The new Game of Thrones TV series is coming out. This got me thinking about how my opinion of the franchise has changed over the years. Maybe, you feel the same? Is Game of Thrones worth your time?
Let’s find out.
The Distant Past
When I was young and poor, and living on a couch in London, I had a two-hour commute to work. Luckily, it was on a train so I could read. After giving up on English newspapers and their bizarre class dynamics, I started to read fiction on these trips.
London being London, I was spoilt for choice. At the time, I loved comics and manga but could not bring myself to read them in public.
Besides, comic books are expensive. At two or three pounds for 20 pages of recycled paper it would cost £20 a trip to keep me occupied.
Resolving to find a better deal, I left the best comic book store in the world, Forbidden Planet London, and spent my lunch breaks walking through endless new and used book stores. The area was the strangely named Dragon Court near Covent Garden.
London really is the best place to buy books. It seemed to my young self that every street had a multi-storey bookstore with a bargain bin.
So, partly because I liked it and mostly because it was the most discounted genre at the time, I read suitcases full of fantasy books.
2008: Priced Per Pound
One day I came upon a set of four books for £10. At the time, it was the entire Game of Thrones/A Song of Ice and Fire series.
I recall looking at the generic cover, skimming the text, and then tossing the book in my hands to test the weight. Deciding that this was a goodly heft for train trips, I happily bought them.
And over the next few weeks, I consumed them avariciously. I remember liking them.
Then, something changed when I didn’t have several hours to kill in a metal box every day.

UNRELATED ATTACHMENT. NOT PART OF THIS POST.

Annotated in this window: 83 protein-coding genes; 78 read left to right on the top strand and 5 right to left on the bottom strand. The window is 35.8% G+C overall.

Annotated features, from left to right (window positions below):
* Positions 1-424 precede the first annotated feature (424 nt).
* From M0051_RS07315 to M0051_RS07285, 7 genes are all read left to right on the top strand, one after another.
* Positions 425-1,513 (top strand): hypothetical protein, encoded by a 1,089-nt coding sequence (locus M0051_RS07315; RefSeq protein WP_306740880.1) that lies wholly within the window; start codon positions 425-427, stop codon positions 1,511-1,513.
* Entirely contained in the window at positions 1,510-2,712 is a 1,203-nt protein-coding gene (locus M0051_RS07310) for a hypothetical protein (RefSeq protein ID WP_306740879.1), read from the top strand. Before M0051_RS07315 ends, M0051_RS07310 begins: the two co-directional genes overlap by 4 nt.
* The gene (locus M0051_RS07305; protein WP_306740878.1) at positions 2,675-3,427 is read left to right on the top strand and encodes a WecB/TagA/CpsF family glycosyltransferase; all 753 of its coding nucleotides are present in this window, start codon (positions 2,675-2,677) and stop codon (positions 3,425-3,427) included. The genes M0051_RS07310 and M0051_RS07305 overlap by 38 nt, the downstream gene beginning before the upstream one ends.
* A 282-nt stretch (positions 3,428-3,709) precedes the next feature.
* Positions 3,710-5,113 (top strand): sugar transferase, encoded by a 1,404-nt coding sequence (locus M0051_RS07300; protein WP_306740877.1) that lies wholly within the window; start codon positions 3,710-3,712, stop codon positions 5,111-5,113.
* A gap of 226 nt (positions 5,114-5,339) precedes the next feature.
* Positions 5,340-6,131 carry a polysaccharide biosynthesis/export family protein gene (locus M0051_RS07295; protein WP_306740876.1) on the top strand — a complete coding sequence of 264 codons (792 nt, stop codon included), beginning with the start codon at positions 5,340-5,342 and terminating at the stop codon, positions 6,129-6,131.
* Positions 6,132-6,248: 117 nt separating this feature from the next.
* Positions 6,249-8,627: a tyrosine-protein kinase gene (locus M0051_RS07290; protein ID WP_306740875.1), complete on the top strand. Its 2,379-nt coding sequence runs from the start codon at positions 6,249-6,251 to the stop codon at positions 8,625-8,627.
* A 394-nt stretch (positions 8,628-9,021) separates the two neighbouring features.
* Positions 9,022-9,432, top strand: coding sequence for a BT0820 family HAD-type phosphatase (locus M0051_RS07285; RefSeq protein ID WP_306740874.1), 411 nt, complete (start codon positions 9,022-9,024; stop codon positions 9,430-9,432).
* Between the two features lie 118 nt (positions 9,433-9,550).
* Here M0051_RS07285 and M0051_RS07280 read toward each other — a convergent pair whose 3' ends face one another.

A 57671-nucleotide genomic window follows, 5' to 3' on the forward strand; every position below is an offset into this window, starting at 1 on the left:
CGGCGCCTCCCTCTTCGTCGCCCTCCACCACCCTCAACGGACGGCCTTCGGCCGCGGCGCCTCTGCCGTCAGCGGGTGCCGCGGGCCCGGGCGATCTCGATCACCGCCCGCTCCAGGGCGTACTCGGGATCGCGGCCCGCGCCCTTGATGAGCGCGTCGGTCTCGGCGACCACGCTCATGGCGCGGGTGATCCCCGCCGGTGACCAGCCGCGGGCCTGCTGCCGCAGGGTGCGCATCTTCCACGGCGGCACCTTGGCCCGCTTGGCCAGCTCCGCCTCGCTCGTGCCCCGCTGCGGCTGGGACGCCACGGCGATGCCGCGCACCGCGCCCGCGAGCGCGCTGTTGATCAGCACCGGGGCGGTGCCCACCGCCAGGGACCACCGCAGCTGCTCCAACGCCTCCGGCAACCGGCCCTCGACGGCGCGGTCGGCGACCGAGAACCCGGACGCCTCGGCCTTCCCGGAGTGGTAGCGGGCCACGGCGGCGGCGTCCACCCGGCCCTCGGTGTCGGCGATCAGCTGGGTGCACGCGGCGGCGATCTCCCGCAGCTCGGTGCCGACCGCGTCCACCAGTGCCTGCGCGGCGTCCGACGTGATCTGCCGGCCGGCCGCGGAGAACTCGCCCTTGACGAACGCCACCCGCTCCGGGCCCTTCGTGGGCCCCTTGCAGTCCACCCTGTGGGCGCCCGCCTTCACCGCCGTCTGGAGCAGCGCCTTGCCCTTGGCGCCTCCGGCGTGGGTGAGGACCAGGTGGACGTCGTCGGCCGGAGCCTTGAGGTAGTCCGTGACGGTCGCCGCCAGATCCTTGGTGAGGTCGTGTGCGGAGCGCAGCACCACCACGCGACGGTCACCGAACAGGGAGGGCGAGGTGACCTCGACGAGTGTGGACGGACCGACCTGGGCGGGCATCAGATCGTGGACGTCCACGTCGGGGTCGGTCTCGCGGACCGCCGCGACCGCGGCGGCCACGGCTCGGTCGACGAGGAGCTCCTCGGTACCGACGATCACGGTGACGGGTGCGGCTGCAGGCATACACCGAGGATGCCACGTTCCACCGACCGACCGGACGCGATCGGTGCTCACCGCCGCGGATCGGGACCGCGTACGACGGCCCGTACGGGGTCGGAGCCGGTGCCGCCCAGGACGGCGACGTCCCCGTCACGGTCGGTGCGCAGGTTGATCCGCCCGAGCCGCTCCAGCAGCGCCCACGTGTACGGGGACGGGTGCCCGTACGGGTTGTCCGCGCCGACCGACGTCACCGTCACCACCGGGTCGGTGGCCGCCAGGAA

I had moved to a sunnier climate and had a car so my reading habits changed. I was in a smaller bookstore in Johannesburg milling around waiting for one of those things one waits for in bookstores.
And then, on a prominent shelf in the front of the store, in the best-selling section, was a new George R. R. Martin book. A Dance with Dragons, I think it was called. With nostalgic optimism, I snatched it down and spent the next five years reading it.
I don’t think I’ll get the new one.
The strange thing is that I watched the last few seasons of the show and really liked it.
So What Happened?
The books had become, to me, unreadable. They seemed so slow paced. The writing seemed dense and redundant. Which is why I bought them in the fist place.
It made me think about what I looked for in a book and how the world around me affects my enjoyment of it.
Back then, before the internet was just always everywhere, I really appreciated the slow-paced writing style. What did it matter to a young me if a writer wrote a full page description of each meal?
I had time.
Now, I have a list of objectives. I always have something I should be doing even if I don’t get them done on time. I don’t have a forced time for doing nothing. There is no space left to fill with something I don’t already know is going to be good.
This is sad now that I write this.
While Game of Thrones is a fine example of late nineties fantasy, it was written for people who didn’t have the distractions we have today. Sure, phones had the internet back then but it didn’t intrude on life like it does now.
Now, I get withdrawal if I can’t stream something in the background at all times.